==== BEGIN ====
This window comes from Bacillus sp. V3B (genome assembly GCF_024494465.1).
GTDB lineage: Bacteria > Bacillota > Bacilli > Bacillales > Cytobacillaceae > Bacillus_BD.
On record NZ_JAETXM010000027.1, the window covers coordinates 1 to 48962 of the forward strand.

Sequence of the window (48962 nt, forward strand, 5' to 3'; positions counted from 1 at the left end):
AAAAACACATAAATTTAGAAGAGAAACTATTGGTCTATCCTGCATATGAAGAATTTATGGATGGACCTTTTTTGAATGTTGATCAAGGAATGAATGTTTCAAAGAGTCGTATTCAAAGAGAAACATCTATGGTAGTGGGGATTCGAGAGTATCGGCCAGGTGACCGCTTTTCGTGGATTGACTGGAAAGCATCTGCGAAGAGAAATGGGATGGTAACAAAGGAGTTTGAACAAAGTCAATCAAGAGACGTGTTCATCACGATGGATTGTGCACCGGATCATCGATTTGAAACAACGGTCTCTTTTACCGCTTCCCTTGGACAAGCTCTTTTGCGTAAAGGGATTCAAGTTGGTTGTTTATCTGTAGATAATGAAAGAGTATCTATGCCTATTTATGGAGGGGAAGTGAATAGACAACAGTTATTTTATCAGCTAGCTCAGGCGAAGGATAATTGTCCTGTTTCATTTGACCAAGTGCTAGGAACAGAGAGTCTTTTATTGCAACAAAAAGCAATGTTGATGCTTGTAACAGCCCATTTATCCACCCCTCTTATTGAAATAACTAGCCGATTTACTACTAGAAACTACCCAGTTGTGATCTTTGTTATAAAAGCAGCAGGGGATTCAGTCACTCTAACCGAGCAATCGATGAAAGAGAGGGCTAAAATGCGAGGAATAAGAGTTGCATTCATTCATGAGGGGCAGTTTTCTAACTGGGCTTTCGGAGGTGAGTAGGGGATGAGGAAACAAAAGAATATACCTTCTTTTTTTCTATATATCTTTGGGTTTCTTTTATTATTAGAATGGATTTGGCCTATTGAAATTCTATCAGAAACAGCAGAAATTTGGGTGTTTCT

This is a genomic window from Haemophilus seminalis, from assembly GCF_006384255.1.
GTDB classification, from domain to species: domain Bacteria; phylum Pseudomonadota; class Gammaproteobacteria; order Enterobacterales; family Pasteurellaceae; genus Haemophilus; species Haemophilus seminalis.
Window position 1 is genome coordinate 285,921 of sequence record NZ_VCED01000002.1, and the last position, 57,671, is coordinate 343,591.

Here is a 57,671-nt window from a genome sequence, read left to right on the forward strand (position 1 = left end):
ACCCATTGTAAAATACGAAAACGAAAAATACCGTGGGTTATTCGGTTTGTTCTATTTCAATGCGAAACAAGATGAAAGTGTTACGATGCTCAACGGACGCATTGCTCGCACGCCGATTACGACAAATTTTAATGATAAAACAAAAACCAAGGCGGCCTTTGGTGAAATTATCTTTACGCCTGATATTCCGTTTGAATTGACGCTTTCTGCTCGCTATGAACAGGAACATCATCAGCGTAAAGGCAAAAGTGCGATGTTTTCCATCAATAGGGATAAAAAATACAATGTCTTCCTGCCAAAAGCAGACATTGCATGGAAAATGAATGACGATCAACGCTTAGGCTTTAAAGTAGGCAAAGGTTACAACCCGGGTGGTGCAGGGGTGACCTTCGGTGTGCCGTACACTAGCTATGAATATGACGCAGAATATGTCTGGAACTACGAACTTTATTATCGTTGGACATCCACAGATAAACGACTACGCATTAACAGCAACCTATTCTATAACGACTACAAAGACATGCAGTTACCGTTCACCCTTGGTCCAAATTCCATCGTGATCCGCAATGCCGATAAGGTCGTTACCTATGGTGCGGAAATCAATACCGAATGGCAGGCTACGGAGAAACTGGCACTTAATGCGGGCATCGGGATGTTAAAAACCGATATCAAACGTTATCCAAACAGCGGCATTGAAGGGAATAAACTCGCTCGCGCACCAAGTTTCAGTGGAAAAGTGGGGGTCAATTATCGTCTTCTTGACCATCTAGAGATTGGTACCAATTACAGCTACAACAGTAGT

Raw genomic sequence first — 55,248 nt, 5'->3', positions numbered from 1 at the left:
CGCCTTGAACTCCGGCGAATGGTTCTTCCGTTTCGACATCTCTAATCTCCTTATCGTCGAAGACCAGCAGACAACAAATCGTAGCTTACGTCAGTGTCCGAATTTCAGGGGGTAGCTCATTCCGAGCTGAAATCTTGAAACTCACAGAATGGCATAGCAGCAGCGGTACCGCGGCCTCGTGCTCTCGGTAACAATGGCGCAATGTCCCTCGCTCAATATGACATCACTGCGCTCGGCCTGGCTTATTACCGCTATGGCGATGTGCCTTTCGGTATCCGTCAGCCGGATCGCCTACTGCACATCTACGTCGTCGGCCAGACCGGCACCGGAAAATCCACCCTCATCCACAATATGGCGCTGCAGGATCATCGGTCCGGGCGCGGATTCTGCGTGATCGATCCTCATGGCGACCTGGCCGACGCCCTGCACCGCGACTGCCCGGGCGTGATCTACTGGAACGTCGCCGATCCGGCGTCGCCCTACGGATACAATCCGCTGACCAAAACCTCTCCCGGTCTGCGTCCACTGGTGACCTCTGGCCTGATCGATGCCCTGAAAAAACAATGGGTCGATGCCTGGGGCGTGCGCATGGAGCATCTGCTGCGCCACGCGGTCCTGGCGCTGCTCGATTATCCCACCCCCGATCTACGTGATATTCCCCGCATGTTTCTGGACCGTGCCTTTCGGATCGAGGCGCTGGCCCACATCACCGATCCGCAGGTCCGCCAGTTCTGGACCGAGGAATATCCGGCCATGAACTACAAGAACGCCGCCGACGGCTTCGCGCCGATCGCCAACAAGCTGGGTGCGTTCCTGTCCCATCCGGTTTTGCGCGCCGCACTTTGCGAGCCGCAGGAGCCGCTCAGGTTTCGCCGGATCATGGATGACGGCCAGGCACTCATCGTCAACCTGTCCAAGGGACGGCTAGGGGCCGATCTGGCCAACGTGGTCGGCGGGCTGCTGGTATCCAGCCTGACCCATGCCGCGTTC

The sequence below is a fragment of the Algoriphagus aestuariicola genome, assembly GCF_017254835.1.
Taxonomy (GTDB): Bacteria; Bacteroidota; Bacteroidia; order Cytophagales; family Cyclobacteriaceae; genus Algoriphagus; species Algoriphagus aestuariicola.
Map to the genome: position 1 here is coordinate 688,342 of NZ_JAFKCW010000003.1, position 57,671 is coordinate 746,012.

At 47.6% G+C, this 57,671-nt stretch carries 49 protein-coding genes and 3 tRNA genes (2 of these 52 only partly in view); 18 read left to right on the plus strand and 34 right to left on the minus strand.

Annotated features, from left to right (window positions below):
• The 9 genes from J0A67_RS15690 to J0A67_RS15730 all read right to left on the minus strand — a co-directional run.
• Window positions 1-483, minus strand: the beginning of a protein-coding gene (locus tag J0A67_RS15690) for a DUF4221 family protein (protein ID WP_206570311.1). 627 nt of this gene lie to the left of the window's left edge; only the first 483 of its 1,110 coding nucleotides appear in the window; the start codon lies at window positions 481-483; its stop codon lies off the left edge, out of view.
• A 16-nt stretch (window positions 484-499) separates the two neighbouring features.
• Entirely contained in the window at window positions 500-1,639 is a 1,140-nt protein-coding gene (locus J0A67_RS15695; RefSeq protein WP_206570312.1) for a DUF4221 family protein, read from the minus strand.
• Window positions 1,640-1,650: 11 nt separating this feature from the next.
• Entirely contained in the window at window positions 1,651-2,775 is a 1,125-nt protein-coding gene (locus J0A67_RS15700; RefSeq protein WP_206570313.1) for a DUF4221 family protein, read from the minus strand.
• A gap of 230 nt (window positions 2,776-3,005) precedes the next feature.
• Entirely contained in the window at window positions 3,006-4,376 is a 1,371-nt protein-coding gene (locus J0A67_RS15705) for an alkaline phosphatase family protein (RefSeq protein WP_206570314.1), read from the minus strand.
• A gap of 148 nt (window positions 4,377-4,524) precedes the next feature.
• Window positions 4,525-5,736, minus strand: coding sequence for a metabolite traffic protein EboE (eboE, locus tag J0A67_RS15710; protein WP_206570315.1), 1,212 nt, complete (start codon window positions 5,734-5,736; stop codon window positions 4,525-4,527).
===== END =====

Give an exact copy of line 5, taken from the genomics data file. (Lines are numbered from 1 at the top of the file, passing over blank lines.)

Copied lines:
AAAAACACATAAATTTAGAAGAGAAACTATTGGTCTATCCTGCATATGAAGAATTTATGGATGGACCTTTTTTGAATGTTGATCAAGGAATGAATGTTTCAAAGAGTCGTATTCAAAGAGAAACATCTATGGTAGTGGGGATTCGAGAGTATCGGCCAGGTGACCGCTTTTCGTGGATTGACTGGAAAGCATCTGCGAAGAGAAATGGGATGGTAACAAAGGAGTTTGAACAAAGTCAATCAAGAGACGTGTTCATCACGATGGATTGTGCACCGGATCATCGATTTGAAACAACGGTCTCTTTTACCGCTTCCCTTGGACAAGCTCTTTTGCGTAAAGGGATTCAAGTTGGTTGTTTATCTGTAGATAATGAAAGAGTATCTATGCCTATTTATGGAGGGGAAGTGAATAGACAACAGTTATTTTATCAGCTAGCTCAGGCGAAGGATAATTGTCCTGTTTCATTTGACCAAGTGCTAGGAACAGAGAGTCTTTTATTGCAACAAAAAGCAATGTTGATGCTTGTAACAGCCCATTTATCCACCCCTCTTATTGAAATAACTAGCCGATTTACTACTAGAAACTACCCAGTTGTGATCTTTGTTATAAAAGCAGCAGGGGATTCAGTCACTCTAACCGAGCAATCGATGAAAGAGAGGGCTAAAATGCGAGGAATAAGAGTTGCATTCATTCATGAGGGGCAGTTTTCTAACTGGGCTTTCGGAGGTGAGTAGGGGATGAGGAAACAAAAGAATATACCTTCTTTTTTTCTATATATCTTTGGGTTTCTTTTATTATTAGAATGGATTTGGCCTATTGAAATTCTATCAGAAACAGCAGAAATTTGGGTGTTTCT